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Am J Hum Genet. May 9, 2008; 82(5): 1084–1100.
Published online May 2, 2008. doi:  10.1016/j.ajhg.2008.03.019
PMCID: PMC2427195

Mitochondrial Genome Diversity in Arctic Siberians, with Particular Reference to the Evolutionary History of Beringia and Pleistocenic Peopling of the Americas

Abstract

Through extended survey of mitochondrial DNA (mtDNA) diversity in the Nganasan, Yukaghir, Chuvantsi, Chukchi, Siberian Eskimos, and Commander Aleuts, we filled important gaps in previously unidentified internal sequence variation within haplogroups A, C, and D, three of five (A–D and X) canonical mtDNA lineages that defined Pleistocenic extension from the Old to the New World. Overall, 515 mtDNA samples were analyzed via high-resolution SNP analysis and then complete sequencing of the 84 mtDNAs. A comparison of the data thus obtained with published complete sequences has resulted in the most parsimonious phylogenetic structure of mtDNA evolution in Siberia-Beringia. Our data suggest that although the latest inhabitants of Beringia are well genetically reflected in the Chukchi-, Eskimo-Aleut-, and Na-Dene-speaking Indians, the direct ancestors of the Paleosiberian-speaking Yukaghir are primarily drawn from the southern belt of Siberia when environmental conditions changed, permitting recolonization the high arctic since early Postglacial. This study further confirms that (1) Alaska seems to be the ancestral homeland of haplogroup A2 originating in situ approximately 16.0 thousand years ago (kya), (2) an additional founding lineage for Native American D, termed here D10, arose approximately 17.0 kya in what is now the Russian Far East and eventually spread northward along the North Pacific Rim. The maintenance of two refugial sources, in the Altai-Sayan and mid-lower Amur, during the last glacial maximum appears to be at odds with the interpretation of limited founding mtDNA lineages populating the Americas as a single migration.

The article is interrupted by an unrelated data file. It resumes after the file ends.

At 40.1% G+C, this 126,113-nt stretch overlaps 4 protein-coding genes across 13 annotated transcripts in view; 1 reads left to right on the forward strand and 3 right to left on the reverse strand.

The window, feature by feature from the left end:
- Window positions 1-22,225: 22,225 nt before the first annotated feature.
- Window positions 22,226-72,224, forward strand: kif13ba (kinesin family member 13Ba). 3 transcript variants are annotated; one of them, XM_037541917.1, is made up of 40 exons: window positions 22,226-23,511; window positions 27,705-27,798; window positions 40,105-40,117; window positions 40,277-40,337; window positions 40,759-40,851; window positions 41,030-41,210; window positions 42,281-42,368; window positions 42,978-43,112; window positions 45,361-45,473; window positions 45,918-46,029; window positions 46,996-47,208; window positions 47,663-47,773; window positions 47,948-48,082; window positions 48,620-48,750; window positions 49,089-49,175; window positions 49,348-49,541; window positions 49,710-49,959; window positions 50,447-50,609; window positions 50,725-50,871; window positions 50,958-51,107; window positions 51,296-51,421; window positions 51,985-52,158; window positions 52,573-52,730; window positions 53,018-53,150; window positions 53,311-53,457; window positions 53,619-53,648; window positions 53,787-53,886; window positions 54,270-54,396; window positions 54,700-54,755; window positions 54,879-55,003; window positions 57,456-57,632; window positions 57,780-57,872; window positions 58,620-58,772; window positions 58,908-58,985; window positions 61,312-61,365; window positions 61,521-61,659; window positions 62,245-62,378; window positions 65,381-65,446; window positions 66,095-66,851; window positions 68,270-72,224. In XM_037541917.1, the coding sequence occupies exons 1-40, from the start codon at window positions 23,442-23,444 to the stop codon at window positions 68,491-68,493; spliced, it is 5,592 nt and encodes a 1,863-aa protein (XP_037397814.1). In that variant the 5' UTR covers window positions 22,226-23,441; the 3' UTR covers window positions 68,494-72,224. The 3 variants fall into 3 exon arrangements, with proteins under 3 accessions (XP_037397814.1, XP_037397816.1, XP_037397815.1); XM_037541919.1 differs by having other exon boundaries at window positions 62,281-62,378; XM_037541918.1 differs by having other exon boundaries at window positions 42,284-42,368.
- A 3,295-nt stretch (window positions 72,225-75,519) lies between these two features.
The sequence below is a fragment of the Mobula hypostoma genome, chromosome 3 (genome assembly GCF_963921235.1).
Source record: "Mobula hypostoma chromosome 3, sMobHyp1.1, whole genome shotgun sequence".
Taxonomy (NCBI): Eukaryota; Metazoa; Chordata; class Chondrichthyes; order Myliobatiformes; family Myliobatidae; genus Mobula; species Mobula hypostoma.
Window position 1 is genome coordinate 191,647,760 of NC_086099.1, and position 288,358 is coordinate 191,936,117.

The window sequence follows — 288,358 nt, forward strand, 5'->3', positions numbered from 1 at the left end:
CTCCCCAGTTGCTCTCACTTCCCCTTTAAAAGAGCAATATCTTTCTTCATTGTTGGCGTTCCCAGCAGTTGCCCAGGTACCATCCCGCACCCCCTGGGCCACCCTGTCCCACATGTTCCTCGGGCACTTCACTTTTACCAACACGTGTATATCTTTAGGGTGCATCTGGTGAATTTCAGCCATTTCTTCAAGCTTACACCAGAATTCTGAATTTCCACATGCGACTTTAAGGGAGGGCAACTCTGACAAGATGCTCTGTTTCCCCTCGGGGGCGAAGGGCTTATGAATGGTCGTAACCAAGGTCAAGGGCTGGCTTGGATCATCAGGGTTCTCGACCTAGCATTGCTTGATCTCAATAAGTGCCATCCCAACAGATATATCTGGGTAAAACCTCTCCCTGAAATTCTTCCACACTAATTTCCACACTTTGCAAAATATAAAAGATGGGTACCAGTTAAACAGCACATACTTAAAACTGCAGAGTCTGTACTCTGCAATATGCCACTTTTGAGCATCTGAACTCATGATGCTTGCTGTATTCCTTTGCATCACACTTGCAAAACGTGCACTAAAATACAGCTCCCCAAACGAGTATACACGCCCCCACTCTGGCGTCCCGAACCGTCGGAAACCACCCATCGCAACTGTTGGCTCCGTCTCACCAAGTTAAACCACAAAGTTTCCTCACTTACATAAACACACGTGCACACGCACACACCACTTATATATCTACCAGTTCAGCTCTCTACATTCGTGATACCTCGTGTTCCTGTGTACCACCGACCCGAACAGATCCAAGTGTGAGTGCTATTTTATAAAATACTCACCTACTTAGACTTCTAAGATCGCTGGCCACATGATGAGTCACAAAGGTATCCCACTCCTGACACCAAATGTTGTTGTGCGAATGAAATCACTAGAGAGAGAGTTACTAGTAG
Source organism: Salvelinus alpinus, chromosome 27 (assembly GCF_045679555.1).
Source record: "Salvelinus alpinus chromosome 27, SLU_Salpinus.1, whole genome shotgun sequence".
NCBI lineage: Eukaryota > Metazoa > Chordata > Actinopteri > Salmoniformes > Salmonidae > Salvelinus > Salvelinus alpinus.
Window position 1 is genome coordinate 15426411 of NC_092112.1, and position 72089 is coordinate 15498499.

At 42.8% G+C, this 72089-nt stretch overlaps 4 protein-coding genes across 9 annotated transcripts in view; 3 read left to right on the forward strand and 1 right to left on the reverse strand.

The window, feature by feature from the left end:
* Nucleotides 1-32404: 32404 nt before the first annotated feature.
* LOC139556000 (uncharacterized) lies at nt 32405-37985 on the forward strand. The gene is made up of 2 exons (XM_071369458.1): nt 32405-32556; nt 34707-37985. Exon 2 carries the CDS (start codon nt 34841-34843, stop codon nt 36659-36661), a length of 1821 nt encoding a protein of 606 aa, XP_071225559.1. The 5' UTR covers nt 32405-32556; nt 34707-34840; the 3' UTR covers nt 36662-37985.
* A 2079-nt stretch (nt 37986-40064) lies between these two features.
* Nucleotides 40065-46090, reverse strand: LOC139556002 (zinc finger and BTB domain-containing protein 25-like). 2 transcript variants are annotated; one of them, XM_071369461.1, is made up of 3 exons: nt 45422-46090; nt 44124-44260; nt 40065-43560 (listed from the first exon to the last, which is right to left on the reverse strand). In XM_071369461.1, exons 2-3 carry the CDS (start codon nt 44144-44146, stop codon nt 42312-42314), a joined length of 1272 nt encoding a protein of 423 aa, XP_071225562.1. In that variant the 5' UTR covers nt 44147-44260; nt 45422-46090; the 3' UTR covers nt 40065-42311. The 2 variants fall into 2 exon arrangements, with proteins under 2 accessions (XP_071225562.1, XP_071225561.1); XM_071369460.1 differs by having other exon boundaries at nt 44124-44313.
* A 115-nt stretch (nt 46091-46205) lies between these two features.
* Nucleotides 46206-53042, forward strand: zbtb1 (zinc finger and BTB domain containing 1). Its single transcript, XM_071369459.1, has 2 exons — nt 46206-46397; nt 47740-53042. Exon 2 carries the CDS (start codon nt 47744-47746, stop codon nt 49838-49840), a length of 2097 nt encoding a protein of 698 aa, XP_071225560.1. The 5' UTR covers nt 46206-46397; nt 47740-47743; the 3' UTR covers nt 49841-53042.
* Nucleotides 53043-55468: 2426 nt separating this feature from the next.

Introduction